Ariel Schulman and Henry Joost: Catfish. 2010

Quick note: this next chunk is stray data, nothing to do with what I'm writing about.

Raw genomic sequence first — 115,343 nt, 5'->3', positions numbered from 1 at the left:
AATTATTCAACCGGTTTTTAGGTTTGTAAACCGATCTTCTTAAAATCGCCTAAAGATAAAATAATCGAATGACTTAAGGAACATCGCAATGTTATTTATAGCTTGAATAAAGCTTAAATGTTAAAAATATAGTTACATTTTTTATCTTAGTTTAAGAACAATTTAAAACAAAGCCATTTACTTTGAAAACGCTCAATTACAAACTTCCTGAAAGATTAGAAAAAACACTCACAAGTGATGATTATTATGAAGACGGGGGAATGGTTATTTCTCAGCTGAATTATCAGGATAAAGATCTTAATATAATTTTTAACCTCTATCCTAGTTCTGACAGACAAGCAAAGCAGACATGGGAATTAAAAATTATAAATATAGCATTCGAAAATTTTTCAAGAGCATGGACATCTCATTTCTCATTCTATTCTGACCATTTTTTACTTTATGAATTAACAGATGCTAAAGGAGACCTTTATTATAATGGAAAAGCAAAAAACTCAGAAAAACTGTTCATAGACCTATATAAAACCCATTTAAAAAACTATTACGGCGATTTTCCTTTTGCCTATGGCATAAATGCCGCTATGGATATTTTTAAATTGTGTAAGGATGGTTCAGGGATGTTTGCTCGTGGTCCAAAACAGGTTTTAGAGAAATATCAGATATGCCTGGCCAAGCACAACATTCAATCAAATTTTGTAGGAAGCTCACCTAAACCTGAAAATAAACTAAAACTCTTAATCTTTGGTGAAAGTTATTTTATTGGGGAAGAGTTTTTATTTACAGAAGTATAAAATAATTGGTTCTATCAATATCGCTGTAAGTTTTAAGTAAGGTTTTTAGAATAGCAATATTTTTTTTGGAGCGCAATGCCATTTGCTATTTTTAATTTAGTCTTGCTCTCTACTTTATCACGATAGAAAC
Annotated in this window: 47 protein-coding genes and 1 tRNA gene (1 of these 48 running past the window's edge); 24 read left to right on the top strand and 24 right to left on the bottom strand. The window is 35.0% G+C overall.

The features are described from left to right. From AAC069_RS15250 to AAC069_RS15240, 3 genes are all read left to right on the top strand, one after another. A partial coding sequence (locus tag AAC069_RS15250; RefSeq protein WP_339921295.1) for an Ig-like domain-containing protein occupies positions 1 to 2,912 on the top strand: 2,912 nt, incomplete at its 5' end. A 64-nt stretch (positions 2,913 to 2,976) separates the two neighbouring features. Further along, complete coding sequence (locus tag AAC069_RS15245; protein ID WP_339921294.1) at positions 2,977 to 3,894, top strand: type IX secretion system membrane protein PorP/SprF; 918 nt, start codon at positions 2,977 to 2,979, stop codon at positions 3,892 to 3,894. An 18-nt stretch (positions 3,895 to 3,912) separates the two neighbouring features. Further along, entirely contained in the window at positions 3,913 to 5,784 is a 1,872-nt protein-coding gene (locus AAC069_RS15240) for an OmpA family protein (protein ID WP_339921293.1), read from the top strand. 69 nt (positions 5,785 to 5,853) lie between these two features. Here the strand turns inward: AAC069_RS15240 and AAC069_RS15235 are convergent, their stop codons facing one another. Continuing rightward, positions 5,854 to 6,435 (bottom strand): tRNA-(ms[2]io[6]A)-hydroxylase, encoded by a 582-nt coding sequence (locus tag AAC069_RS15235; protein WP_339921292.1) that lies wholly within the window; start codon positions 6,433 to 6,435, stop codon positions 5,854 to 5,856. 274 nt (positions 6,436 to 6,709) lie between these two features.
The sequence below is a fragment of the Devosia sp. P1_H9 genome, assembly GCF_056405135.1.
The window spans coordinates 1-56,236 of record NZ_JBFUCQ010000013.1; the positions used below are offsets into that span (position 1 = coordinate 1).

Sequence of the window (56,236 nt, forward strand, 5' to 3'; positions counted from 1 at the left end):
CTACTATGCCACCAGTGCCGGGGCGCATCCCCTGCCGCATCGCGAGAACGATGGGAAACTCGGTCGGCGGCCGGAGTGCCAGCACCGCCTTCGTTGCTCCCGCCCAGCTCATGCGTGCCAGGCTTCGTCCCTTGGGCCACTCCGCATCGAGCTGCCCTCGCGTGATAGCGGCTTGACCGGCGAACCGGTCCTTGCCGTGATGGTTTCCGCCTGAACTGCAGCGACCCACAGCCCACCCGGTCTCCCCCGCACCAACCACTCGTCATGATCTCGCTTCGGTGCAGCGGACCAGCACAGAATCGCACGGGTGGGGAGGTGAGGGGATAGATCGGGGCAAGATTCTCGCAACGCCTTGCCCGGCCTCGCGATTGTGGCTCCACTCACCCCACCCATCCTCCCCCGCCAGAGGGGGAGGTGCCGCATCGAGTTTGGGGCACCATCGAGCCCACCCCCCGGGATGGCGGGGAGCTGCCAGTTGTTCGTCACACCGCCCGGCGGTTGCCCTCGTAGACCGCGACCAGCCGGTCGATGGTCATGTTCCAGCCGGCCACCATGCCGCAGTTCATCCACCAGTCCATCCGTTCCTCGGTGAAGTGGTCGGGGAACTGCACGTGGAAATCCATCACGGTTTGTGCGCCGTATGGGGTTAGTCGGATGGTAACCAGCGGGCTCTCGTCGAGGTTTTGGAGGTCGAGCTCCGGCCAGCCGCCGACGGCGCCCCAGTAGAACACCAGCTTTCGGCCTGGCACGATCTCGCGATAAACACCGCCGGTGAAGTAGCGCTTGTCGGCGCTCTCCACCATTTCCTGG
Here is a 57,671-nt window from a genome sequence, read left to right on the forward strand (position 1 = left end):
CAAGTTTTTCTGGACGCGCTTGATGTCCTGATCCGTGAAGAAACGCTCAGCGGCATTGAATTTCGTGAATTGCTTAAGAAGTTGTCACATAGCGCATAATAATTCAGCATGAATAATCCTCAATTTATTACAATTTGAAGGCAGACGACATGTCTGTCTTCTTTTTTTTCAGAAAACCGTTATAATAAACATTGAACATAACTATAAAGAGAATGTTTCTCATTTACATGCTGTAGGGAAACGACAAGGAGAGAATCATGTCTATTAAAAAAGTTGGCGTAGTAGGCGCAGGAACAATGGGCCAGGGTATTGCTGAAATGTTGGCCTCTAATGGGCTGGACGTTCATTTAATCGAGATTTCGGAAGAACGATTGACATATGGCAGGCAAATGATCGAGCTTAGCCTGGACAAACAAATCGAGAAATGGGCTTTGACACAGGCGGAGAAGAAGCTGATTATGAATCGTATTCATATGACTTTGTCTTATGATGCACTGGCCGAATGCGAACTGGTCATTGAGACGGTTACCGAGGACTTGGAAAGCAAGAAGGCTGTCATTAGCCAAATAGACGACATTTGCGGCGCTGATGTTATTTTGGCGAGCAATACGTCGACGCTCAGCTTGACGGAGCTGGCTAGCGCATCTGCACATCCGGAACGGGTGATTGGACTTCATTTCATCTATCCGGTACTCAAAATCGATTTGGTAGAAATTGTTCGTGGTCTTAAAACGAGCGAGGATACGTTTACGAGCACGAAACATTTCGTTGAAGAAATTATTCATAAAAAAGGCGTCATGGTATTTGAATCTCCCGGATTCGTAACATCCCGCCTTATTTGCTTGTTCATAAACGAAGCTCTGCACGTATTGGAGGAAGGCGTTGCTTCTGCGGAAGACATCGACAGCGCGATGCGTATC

I first came across Schulman and Joost’s ‘Catfish‘ a couple of years back, and on revisiting it, I was certainly in a position to appreciate it more. So, what does one have here? A title vaguely hinting at aquatic life of some sort, thrown in with a reluctant, cajoled into participation protagonist, and a Thomson and Thompson constantly urging the unrolling of events in a manner that is worthy of a documentary film. Not quite. Yaniv Schulman, a young Manhattan based photographer, becomes the subject of the cinéma vérité instincts of brother Ariel and friend Henry. What unfolds over the course of film time, and also real time of 8-9 months of the making of it, are concerns of common interest in debates around early 21st century usage of personal and social interactive media. Identity, deception, impersonation and orchestration in the ambit of social engineering on the one hand and loneliness, isolation, pain, love, longing, broken dreams, and friendship in the ambit of the human emotional spectrum, ‘Catfish’ indeed, resonates with a sincerity that is essential to the spirit of cinéma vérité. Like all of the better cinematic achievements of recent times, the film is much about the search for truth. The truth is out there? Maybe not. Watch.

 

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